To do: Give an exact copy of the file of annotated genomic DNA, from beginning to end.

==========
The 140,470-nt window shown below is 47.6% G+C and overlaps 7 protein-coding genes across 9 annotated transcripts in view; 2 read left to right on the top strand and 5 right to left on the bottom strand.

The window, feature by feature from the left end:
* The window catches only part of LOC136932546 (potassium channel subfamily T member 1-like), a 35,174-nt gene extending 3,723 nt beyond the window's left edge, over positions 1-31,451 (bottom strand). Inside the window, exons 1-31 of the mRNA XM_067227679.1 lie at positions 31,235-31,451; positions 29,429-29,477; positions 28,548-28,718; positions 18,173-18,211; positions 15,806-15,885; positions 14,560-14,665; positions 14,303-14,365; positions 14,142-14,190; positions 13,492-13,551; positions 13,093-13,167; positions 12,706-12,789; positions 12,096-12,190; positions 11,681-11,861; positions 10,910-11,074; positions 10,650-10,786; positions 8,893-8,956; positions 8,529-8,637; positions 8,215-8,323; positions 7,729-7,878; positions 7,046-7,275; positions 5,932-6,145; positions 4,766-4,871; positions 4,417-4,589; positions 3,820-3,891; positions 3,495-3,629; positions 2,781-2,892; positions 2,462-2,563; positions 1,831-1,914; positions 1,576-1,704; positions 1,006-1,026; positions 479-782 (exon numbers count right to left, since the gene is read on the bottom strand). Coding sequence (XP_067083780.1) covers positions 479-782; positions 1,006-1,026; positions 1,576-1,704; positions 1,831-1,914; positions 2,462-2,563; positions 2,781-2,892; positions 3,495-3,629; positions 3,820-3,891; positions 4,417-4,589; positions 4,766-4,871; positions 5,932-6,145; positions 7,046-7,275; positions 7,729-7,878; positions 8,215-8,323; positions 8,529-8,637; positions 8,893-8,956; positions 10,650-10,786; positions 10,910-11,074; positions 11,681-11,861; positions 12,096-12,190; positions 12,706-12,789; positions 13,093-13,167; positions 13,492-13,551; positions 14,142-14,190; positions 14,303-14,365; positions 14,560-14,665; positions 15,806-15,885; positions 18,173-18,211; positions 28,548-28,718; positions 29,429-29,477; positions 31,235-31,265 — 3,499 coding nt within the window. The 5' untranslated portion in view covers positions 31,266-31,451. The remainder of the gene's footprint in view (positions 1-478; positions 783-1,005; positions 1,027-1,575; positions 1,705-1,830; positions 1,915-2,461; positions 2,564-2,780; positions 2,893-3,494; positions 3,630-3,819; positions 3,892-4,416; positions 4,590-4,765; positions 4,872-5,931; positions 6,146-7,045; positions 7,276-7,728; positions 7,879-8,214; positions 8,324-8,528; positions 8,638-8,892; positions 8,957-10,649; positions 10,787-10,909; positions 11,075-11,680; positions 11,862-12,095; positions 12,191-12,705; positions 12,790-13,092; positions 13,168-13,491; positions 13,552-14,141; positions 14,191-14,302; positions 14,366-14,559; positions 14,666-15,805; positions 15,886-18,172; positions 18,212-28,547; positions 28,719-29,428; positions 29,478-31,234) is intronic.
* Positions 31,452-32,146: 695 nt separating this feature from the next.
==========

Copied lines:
The 140,470-nt window shown below is 47.6% G+C and overlaps 7 protein-coding genes across 9 annotated transcripts in view; 2 read left to right on the top strand and 5 right to left on the bottom strand.

The window, feature by feature from the left end:
* The window catches only part of LOC136932546 (potassium channel subfamily T member 1-like), a 35,174-nt gene extending 3,723 nt beyond the window's left edge, over positions 1-31,451 (bottom strand). Inside the window, exons 1-31 of the mRNA XM_067227679.1 lie at positions 31,235-31,451; positions 29,429-29,477; positions 28,548-28,718; positions 18,173-18,211; positions 15,806-15,885; positions 14,560-14,665; positions 14,303-14,365; positions 14,142-14,190; positions 13,492-13,551; positions 13,093-13,167; positions 12,706-12,789; positions 12,096-12,190; positions 11,681-11,861; positions 10,910-11,074; positions 10,650-10,786; positions 8,893-8,956; positions 8,529-8,637; positions 8,215-8,323; positions 7,729-7,878; positions 7,046-7,275; positions 5,932-6,145; positions 4,766-4,871; positions 4,417-4,589; positions 3,820-3,891; positions 3,495-3,629; positions 2,781-2,892; positions 2,462-2,563; positions 1,831-1,914; positions 1,576-1,704; positions 1,006-1,026; positions 479-782 (exon numbers count right to left, since the gene is read on the bottom strand). Coding sequence (XP_067083780.1) covers positions 479-782; positions 1,006-1,026; positions 1,576-1,704; positions 1,831-1,914; positions 2,462-2,563; positions 2,781-2,892; positions 3,495-3,629; positions 3,820-3,891; positions 4,417-4,589; positions 4,766-4,871; positions 5,932-6,145; positions 7,046-7,275; positions 7,729-7,878; positions 8,215-8,323; positions 8,529-8,637; positions 8,893-8,956; positions 10,650-10,786; positions 10,910-11,074; positions 11,681-11,861; positions 12,096-12,190; positions 12,706-12,789; positions 13,093-13,167; positions 13,492-13,551; positions 14,142-14,190; positions 14,303-14,365; positions 14,560-14,665; positions 15,806-15,885; positions 18,173-18,211; positions 28,548-28,718; positions 29,429-29,477; positions 31,235-31,265 — 3,499 coding nt within the window. The 5' untranslated portion in view covers positions 31,266-31,451. The remainder of the gene's footprint in view (positions 1-478; positions 783-1,005; positions 1,027-1,575; positions 1,705-1,830; positions 1,915-2,461; positions 2,564-2,780; positions 2,893-3,494; positions 3,630-3,819; positions 3,892-4,416; positions 4,590-4,765; positions 4,872-5,931; positions 6,146-7,045; positions 7,276-7,728; positions 7,879-8,214; positions 8,324-8,528; positions 8,638-8,892; positions 8,957-10,649; positions 10,787-10,909; positions 11,075-11,680; positions 11,862-12,095; positions 12,191-12,705; positions 12,790-13,092; positions 13,168-13,491; positions 13,552-14,141; positions 14,191-14,302; positions 14,366-14,559; positions 14,666-15,805; positions 15,886-18,172; positions 18,212-28,547; positions 28,719-29,428; positions 29,478-31,234) is intronic.
* Positions 31,452-32,146: 695 nt separating this feature from the next.